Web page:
Why Is NHTSA’s New Braking Rule Under Fire?

A car wheel with a skid mark and takes outlining a new regulation.

The Alliance for Automotive Innovation contends that fulfilling the rule’s requirements is “practically impossible with available technology.”

In 2016, the top 20 automakers committed to making automatic emergency braking (AEB) standard equipment on nearly all their vehicles by the end of 2023. The commitment was made in conjunction with the Insurance Institute for Highway Safety (IIHS) and NHTSA.

As a refresher on the technology, AEB uses vehicle sensors to identify potential front-end collisions with other vehicles, warn drivers, and automatically apply the brakes to help avoid or reduce a collision’s severity.

After incremental progress, those automakers reached that target by the end of 2023. 

Fulfilling the pledge was supposed to prevent 42,000 crashes and 20,000 injuries by 2025. The estimate is based on IIHS research, which found that front crash prevention systems with forward collision warning and automatic emergency braking cut rear-end crashes by half.

In April 2024, the Department of Transportation finalized the rule requiring all vehicle manufacturers to include AEB in all light-duty vehicles by 2029.

But a trade group representing most of the major automakers is now asking the Biden administration to reconsider.

New AEB Rule Practically Impossible

On June 24, the Alliance for Automotive Innovation (AAI) sent a letter to NHTSA and one to members of Congress, arguing that fulfilling the rule’s requirements is “practically impossible with available technology.”

AAI contends that automakers developed AEB in conjunction with NHTSA and IIHS, yet the new standard deviates from the original agreement on what the technology should achieve.

The new rule requires that:

  • All vehicles are able to “stop and avoid contact” with the vehicles ahead at speeds up to 62 mph;
  • AEB systems must apply the brakes automatically “up to 90 mph when a collision with a lead vehicle is imminent, and up to 45 mph when a pedestrian is detected;”
  • Vehicles must be able to detect pedestrians in daylight and darkness.

AAI’s President and CEO, John Bozzella, writes: “Driving AEB-equipped vehicles in the U.S. under NHTSA’s new standard will become unpredictable, erratic and will frustrate or flummox drivers.”

While AAI is not against the technology, calling it “lifesaving,” the letters note that NHTSA’s own data shows only one tested vehicle met the stopping distance requirements in the final rule.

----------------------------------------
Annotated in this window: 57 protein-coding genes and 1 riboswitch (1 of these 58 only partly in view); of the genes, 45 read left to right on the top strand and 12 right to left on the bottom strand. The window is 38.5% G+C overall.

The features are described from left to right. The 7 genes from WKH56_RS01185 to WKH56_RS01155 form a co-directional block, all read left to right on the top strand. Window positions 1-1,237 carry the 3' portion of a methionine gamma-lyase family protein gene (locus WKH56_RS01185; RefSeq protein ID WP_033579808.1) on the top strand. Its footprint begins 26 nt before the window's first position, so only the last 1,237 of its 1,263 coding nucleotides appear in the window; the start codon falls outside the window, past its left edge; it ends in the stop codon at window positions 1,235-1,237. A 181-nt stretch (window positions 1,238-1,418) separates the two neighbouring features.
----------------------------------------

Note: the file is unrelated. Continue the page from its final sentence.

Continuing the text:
“NHTSA’s action will require more costly systems that won’t improve driver or pedestrian safety, which is why we are asking the agency to reopen the proceeding and make these necessary corrections.”

Further, AAI argues that the new systems would actually result in more rear-end collisions.

AEB Controversy

As AEB technology evolved, it has not been without controversy.

NHTSA investigated complaints regarding 400,000 Tesla vehicles’ Autopilot system, which has AEB. The complaints contend that the AEB system falsely detects an object in the road and brakes unexpectedly with no actual collision threat.

The phenomenon, known as “phantom braking,” was specific to Tesla Model 3 and Model Y vehicles in 2021-2022 model years.

Other complaints of unexpected braking have arisen in 2017 to 2019 MY Honda Accords and CR-Vs, in 2019 to 2020 MY Mazda3 models, and in 2017 to 2018 MY Nissan Rogue models, resulting in recalls and investigations.

This year, NHTSA upgraded and expanded its probe into Honda models, now covering almost 3 million vehicles and including 2020 to 2022 MY Accord and CR-V models.

AAI Recommendations on AEB

The letter ends with AAI’s requests and recommendations.

 AAI requests that NHTSA reduce the maximum test speed for the vehicle and pedestrian requirements, adjust the headway requirements to align with the results of NHTSA’s research, and better define when a crash is “imminent.”

AAI also recommends that NHTSA adopt a European system that detects a potential forward collision, provides a driver warning, and automatically engages the braking system to avoid or mitigate a collision. This standard would use existing crashworthiness systems designed to better protect road users.

A Realistic View

Many readers here have likely experienced an AEB system in action, if not exactly phantom braking.

The car stops suddenly to avoid another car that isn’t in danger of a collision and that the driver is already aware of. Or the car stops for no apparent reason, and the driver chalks it up to some object in the system sensors’ periphery that will never be known.

Perhaps some readers have experienced a situation where AEB clearly avoided a collision or mitigated a more serious one.

These instances are jarring, and to Bozzella’s point, would frustrate and flummox drivers. But are they true safety hazards?

There are two narratives here. The first, posited by AAI, concerns whether the industry should be forced to engineer even more advanced AEB tech into vehicles after working with regulators to achieve our current state.

AEB is now intrinsic to vehicle engineering; automakers will not remove the technology. Therefore, they are tasked with improving it. The technology will improve, and automakers have until 2029 to satisfy the new rule.

Like many regulations, the rule may be rewritten based on the realities of innovation closer to the 2029 mandate date.

The other narrative concerns the growth of technology around semiautonomous driving, embodied in Tesla’s full self-driving (FSD) system.

FSD has led to 17 fatal accidents, including one involving phantom braking, according to a Washington Post report that analyzed NHTSA data. How consumers, fleet managers, drivers, and regulators approach this growing gray area of safety will have much greater implications.

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